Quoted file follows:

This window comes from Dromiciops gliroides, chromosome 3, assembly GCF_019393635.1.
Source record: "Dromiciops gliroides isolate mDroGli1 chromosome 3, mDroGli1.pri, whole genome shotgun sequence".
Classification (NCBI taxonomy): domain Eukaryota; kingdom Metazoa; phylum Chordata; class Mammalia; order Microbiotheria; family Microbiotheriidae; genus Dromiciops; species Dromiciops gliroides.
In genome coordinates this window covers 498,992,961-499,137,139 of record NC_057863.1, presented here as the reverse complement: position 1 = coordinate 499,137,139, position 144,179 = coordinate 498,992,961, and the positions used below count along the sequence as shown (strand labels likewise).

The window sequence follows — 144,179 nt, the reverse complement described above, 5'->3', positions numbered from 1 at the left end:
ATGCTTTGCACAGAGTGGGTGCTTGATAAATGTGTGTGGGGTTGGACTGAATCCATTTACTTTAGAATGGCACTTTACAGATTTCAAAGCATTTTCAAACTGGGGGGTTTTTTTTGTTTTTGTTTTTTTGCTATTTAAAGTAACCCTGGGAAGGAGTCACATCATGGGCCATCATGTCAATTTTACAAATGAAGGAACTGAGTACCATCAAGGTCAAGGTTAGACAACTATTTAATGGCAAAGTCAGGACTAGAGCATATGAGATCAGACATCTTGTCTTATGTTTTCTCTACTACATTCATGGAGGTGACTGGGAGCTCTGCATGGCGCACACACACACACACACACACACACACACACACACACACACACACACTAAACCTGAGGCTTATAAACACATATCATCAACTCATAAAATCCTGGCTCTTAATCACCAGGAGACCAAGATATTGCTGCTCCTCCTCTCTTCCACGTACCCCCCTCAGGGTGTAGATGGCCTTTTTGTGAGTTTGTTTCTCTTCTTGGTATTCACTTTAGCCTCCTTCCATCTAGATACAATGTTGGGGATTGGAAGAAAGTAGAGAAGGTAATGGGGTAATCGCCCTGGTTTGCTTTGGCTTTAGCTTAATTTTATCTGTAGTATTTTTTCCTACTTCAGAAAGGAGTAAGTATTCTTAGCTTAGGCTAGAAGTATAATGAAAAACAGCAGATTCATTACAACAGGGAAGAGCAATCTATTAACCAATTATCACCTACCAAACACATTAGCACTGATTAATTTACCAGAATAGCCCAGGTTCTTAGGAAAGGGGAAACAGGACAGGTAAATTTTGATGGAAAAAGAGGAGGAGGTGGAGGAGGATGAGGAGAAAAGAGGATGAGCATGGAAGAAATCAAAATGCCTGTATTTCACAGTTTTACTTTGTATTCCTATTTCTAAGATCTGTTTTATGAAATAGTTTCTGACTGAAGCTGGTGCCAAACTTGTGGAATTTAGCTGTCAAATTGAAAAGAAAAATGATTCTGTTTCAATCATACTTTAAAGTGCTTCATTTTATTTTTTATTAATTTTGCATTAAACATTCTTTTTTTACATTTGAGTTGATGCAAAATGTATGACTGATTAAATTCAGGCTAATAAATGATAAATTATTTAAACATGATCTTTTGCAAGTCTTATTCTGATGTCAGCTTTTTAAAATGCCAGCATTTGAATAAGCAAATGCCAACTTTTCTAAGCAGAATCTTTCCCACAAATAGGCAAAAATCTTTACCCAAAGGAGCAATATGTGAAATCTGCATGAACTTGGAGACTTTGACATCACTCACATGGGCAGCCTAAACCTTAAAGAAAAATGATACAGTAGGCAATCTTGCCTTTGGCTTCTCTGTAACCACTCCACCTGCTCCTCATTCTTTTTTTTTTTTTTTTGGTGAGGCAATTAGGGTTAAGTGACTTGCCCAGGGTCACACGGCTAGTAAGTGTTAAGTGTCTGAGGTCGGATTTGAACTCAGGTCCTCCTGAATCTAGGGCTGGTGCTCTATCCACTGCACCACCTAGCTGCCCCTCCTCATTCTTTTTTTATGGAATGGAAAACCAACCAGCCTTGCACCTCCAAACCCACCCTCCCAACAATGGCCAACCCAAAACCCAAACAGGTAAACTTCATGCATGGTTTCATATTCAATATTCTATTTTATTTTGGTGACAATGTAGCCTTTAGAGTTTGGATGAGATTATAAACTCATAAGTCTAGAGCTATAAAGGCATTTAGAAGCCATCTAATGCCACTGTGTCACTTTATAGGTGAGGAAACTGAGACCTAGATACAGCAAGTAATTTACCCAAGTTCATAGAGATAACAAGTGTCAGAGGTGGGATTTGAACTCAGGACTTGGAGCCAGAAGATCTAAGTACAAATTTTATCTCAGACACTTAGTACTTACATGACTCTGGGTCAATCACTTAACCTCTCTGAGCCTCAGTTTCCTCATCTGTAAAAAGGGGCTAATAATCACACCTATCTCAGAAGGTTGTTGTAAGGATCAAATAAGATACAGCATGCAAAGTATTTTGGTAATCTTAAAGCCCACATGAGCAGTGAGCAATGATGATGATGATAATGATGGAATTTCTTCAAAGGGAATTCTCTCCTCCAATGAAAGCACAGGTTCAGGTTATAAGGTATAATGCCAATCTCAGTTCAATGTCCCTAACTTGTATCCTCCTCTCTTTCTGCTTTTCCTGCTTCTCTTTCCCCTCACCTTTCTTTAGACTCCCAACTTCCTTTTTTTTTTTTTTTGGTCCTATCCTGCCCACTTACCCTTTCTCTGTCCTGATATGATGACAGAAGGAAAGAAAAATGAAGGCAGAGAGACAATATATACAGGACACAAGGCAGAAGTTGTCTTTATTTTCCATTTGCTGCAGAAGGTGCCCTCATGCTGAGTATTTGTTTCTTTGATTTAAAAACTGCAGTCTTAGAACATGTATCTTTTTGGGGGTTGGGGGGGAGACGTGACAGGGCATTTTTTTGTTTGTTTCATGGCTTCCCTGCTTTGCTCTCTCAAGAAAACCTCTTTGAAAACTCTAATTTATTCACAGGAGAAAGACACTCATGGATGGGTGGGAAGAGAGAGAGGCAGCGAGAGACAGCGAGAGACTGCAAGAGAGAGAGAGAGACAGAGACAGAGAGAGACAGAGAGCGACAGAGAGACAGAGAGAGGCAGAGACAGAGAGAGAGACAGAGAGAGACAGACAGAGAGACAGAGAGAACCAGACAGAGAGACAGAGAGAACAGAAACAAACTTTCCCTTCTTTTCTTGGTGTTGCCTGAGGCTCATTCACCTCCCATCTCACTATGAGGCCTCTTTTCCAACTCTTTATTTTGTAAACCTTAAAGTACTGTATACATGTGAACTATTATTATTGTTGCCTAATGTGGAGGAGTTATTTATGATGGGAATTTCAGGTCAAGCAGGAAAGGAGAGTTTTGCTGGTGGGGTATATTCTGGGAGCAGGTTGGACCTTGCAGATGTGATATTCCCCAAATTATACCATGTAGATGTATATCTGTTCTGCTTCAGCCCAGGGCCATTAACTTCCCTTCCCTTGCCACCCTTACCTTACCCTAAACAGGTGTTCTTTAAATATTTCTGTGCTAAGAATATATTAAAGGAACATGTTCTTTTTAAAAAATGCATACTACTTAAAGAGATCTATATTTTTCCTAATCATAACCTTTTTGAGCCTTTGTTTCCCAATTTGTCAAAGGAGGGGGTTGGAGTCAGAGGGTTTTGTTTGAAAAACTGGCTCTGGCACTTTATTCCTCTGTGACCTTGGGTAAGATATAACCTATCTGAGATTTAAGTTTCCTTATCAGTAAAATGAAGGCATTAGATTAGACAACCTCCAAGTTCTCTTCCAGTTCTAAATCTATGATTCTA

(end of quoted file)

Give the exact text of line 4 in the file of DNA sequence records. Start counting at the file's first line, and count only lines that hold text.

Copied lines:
In genome coordinates this window covers 498,992,961-499,137,139 of record NC_057863.1, presented here as the reverse complement: position 1 = coordinate 499,137,139, position 144,179 = coordinate 498,992,961, and the positions used below count along the sequence as shown (strand labels likewise).